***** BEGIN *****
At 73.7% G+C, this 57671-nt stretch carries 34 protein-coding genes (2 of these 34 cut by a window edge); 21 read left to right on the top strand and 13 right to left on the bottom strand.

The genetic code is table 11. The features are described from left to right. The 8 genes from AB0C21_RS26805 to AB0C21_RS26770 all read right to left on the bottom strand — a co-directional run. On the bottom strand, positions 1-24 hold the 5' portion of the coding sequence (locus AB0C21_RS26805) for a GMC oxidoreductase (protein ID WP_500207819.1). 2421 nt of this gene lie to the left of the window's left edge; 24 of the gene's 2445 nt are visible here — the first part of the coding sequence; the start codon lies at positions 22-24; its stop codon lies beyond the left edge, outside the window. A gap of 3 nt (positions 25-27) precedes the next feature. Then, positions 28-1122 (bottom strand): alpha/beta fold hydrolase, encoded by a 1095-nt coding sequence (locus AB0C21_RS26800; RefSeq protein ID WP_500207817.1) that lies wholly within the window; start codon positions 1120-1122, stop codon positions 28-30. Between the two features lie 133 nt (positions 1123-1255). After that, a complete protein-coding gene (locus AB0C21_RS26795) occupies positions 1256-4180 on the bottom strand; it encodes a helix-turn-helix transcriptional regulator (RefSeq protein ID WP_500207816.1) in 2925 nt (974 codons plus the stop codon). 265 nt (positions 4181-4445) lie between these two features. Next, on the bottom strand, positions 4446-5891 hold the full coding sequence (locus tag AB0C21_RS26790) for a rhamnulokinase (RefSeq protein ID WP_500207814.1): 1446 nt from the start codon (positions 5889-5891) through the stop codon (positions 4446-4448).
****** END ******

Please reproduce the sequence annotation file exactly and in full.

At 73.7% G+C, this 57671-nt stretch carries 34 protein-coding genes (2 of these 34 cut by a window edge); 21 read left to right on the top strand and 13 right to left on the bottom strand.

The genetic code is table 11. The features are described from left to right. The 8 genes from AB0C21_RS26805 to AB0C21_RS26770 all read right to left on the bottom strand — a co-directional run. On the bottom strand, positions 1-24 hold the 5' portion of the coding sequence (locus AB0C21_RS26805) for a GMC oxidoreductase (protein ID WP_500207819.1). 2421 nt of this gene lie to the left of the window's left edge; 24 of the gene's 2445 nt are visible here — the first part of the coding sequence; the start codon lies at positions 22-24; its stop codon lies beyond the left edge, outside the window. A gap of 3 nt (positions 25-27) precedes the next feature. Then, positions 28-1122 (bottom strand): alpha/beta fold hydrolase, encoded by a 1095-nt coding sequence (locus AB0C21_RS26800; RefSeq protein ID WP_500207817.1) that lies wholly within the window; start codon positions 1120-1122, stop codon positions 28-30. Between the two features lie 133 nt (positions 1123-1255). After that, a complete protein-coding gene (locus AB0C21_RS26795) occupies positions 1256-4180 on the bottom strand; it encodes a helix-turn-helix transcriptional regulator (RefSeq protein ID WP_500207816.1) in 2925 nt (974 codons plus the stop codon). 265 nt (positions 4181-4445) lie between these two features. Next, on the bottom strand, positions 4446-5891 hold the full coding sequence (locus tag AB0C21_RS26790) for a rhamnulokinase (RefSeq protein ID WP_500207814.1): 1446 nt from the start codon (positions 5889-5891) through the stop codon (positions 4446-4448).